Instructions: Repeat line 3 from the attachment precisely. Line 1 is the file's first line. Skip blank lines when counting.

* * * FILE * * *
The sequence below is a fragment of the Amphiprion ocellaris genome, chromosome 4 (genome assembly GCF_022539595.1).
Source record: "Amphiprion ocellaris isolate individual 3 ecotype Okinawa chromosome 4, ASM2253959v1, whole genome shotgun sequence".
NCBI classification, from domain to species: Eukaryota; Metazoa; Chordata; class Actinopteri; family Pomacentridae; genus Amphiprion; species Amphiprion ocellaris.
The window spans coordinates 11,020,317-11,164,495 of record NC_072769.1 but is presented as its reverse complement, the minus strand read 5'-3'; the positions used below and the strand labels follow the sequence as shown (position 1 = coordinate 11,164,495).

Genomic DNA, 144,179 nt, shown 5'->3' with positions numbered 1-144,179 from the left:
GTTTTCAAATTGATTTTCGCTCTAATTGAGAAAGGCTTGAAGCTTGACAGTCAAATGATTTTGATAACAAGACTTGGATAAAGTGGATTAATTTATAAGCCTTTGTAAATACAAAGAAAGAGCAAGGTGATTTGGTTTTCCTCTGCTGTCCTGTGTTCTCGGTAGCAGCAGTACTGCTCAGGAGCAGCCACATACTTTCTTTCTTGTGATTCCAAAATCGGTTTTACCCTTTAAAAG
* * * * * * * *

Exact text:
NCBI classification, from domain to species: Eukaryota; Metazoa; Chordata; class Actinopteri; family Pomacentridae; genus Amphiprion; species Amphiprion ocellaris.